Social Media Can Be An Effective Outreach to Many Borrowers

The national effort to create healthier financial habits among borrowers prompted by the foreclosure crisis is generating social-media-empowered solutions that are expected to help improve the level of financial literacy among Americans.

"We wanted to do something to help," said Doug Lebda, CEO of LendingTree, Charlotte, N.C., which launched two financial literacy initiatives in April.

The LendingTree Foundation is a private, nonprofit organization designed to provide free financial coaching to families in dire need, and AboutFinancialLiteracy.com offers tips and tools for those looking to get their finances on track, such as MoneyRight, an online budgeting device.

Using an open application process the foundation plans to select up to 10 families at a time to participate in its one-on-one Financial Fitness Academy curriculum that lasts several months. Part of the program is the Financial Future Fund, a grant that will offer individual development accounts for participants who have completed the mentoring program.

In addition, LendingTree plans to share their experiences on Facebook and Twitter, in the hope that more people will learn and benefit from their experiences.

And the idea to use social media as an empowering mechanism to spread information homeowners desperately need but may fail to access is becoming popular.

In 2009 the Financial Services Roundtable, Washington, entered into a five-year Joint Framework of Financial Literacy accord with nonprofit Operation Hope starting what the organization called "a landmark industry agreement" designed to demonstrate the financial services industry's commitment to financial literacy.

Roundtable recently redesigned My Money Management, its financial literacy website which now uses social media channels to engage visitors in a dialogue about their personal finances on Facebook and Twitter, and distributes weekly newsletters.

The Financial Services Roundtable represents 100 of the largest integrated financial services companies providing banking, insurance and investment products.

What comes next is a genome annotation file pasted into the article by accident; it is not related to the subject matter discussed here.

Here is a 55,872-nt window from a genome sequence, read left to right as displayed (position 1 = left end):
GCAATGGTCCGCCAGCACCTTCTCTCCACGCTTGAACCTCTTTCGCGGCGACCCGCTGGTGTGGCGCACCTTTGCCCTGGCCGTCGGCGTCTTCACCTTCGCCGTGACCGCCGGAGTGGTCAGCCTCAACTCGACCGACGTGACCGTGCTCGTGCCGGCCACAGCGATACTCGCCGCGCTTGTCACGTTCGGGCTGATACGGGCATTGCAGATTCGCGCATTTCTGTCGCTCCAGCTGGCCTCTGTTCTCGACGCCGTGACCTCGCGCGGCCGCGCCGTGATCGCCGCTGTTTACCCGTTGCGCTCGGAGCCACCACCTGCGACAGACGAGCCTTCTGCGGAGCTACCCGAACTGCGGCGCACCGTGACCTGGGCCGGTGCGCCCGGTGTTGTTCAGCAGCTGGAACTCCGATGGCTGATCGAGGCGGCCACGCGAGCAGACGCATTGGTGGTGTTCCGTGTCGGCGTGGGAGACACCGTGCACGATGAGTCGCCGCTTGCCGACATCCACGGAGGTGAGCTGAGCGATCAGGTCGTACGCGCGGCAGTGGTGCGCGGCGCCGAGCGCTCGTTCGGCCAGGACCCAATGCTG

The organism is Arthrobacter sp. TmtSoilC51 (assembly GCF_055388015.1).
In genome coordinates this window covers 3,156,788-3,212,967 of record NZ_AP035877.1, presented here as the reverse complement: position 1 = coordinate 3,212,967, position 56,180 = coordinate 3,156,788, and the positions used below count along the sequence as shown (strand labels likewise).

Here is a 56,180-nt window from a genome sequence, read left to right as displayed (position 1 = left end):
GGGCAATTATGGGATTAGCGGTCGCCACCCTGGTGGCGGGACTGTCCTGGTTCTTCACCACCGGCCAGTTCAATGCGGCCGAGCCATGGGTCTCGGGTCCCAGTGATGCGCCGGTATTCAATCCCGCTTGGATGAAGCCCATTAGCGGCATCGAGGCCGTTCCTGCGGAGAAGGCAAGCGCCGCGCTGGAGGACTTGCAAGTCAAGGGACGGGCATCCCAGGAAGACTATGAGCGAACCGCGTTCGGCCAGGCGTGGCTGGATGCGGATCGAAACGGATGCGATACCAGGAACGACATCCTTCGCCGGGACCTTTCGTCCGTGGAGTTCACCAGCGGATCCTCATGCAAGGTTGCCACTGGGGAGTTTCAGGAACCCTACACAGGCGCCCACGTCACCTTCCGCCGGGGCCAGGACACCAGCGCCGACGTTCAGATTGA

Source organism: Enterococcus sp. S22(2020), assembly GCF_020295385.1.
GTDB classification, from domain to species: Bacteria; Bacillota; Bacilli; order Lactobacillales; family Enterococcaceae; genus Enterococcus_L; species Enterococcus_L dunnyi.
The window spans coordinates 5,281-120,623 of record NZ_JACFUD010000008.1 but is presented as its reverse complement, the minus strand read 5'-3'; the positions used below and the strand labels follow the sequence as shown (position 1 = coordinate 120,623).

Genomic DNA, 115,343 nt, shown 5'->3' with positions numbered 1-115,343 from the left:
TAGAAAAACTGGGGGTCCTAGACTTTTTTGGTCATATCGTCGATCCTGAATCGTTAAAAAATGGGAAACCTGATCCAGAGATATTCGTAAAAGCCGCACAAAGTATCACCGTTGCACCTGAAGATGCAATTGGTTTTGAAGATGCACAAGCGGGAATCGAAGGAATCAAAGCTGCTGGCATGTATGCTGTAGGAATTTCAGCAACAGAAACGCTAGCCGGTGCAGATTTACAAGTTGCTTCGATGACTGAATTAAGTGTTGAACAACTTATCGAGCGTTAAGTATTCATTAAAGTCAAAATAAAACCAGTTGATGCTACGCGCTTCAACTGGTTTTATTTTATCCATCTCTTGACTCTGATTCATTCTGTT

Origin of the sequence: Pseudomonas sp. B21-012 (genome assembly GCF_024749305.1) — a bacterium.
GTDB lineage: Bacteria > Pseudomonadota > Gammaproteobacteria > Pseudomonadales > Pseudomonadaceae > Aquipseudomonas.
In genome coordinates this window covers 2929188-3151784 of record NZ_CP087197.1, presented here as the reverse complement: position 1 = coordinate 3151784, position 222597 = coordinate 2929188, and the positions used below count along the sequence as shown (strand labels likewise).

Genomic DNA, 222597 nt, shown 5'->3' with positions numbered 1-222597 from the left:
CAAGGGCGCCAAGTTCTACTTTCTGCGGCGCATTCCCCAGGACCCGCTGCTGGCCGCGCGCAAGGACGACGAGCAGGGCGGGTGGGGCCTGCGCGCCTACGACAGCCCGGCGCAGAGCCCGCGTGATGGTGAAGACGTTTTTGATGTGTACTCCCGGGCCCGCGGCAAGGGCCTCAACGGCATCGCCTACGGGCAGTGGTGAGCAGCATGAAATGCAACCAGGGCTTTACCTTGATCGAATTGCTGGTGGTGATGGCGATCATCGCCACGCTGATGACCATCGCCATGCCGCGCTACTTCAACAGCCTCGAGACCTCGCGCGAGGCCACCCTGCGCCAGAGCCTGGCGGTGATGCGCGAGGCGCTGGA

Innovative games like Financial Soccer created by Visa Inc. have helped financial literacy "to expand beyond education, and become an interactive and technology-enhanced experience," says Steve Bartlett, president and CEO of the Financial Services Roundtable.

Financial Soccer, a free, multilingual video game Visa Inc. launched in September 2009 that combines the world's most popular sport with an award-winning financial literacy curriculum, helped spread the word to millions of people. Over the past seven months leading up to the 2010 FIFA World Cup, Financial Soccer has been rolled out in 30 countries including the United States.

NYSE Euronext worked with Visa to incorporate stock market related content into Financial Soccer and now uses the game as part of its financial literacy outreach with teachers across the country. The game is available at www.financialsoccer.com and has already been used 1 million times.

Financial Soccer is part of Practical Money Skills for Life, a free, award-winning, financial education program Visa tailored for use at home and in the classroom. The video game was developed in cooperation with the NFL and its players.

While videogames attract viewer interest more easily, simpler video options also help.

Statistics show that up to 80% of Web users regularly watch online video, says Garth Graham, president of Financial Literacy Solutions of Fort Lauderdale, Fla.

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